That performance high-water mark is a lofty one, one that Turn 10 doesn’t balk from. Proving out 4K gaming was an important goal for the studio — and they wanted to make sure other developers could get there too. So, they worked on proving out ways they could capture what was going on the console (graphically), and let them scale out the graphics processing unit (GPU), which components to use, memory bandwidth… Creating a model that simply says, “Hey, we got this game running on an Xbox One. Will it be able to get to 4K on an Xbox One X?”
The team began to build out and provide gameplay on Forza that covered a wide spectrum of settings, from 720p all the way up to 4K, looking at different levels of texture filtering, geometric complexity, and tweaking a variety of features like anti-aliasing. Anything that would let them prove out their model to those looking at Scorpio in the early days, that 4K console gaming is an achievable reality and one that can be here soon. And Turn 10 can be here to help make it happen. The real proof came to Turn 10 earlier this year when the base model of the Scorpio was delivered to them.
“We had one of the platform graphics guys comes over and he had a box full of parts,” Tector says. “And he dumps them out on the desk, a motherboard, and hard drives, all hooked up with random cables and loose on the desk. But it’s a Scorpio… and it’s running! And then we get the title ported to it in literally two days.”
The team had prepared a special room in-house at the studio, planning for their guest to stay with them for weeks. But it turned out it was not needed since they were done in just a few days to get the whole game up and running. Not only was it running, it was running fast.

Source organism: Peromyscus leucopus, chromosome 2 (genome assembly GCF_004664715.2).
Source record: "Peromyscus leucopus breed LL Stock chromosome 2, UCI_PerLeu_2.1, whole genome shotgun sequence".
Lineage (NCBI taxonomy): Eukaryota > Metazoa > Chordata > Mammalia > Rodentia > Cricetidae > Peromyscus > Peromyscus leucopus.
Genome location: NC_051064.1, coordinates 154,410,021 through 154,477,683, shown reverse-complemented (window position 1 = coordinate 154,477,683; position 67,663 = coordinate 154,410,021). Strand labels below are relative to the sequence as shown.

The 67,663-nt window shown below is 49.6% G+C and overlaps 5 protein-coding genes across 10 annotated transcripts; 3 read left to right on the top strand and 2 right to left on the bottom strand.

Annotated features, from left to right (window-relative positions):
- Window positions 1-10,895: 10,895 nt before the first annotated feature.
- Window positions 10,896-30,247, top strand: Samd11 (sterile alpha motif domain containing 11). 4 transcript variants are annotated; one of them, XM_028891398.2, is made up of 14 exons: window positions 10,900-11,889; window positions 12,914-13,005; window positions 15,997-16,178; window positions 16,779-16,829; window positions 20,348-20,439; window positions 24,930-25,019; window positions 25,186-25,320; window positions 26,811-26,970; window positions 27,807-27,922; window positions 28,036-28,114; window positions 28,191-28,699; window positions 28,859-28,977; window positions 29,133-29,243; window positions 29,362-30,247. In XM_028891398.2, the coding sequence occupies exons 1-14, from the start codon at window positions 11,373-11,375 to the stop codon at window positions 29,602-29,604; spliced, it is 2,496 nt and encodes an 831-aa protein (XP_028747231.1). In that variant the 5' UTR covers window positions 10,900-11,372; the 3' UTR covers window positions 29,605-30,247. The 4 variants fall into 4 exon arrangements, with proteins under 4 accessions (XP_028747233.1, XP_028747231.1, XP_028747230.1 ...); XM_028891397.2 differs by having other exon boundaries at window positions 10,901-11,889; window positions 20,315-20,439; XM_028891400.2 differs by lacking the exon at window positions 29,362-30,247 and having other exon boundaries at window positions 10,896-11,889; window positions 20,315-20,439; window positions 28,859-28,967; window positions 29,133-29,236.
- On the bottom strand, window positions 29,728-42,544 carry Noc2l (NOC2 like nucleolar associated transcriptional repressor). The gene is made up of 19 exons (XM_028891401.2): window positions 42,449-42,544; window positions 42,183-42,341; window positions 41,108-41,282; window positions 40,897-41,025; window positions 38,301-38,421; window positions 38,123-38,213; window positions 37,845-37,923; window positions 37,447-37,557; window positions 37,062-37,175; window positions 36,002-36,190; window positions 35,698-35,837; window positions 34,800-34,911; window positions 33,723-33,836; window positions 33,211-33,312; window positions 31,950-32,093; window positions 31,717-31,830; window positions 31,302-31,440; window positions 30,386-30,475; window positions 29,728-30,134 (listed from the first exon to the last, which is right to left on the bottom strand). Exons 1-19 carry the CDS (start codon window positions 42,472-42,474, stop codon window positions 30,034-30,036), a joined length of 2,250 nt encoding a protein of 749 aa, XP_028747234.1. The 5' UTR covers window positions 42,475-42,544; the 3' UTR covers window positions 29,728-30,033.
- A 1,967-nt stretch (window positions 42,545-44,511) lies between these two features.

“Not like the first time we ran it on an Xbox One which was not too pretty, and not running fast,” explains Tector. “This was running like, the full of ForzaTech and it was running at 60 (fps), and it was running at 4k. We were just like… we were stunned. We were surprised. But it was an awesome feeling as well because we could then go out to our team, ‘Look, we had done all this work, we proved out this model, it’s going to have this level of performance, we’re going to be able to deliver this as a title.'”
It was there, it was real, and Turn 10 could show people how to get it done.
“That reality sank in for the team, and it just created this wave of like, ‘Well that means we can do this, and we can do this…’ and that was all open because not only were we running at 4k and at 60, and you know, all of those things that we wanted…. and we had headroom left over.”
Xbox One X is slated for retail release later this year on November 7, and we can’t wait to play this next generation of games thanks to the shared, collective wealth of experience that Turn 10 has provided to both developers and hardware engineers alike.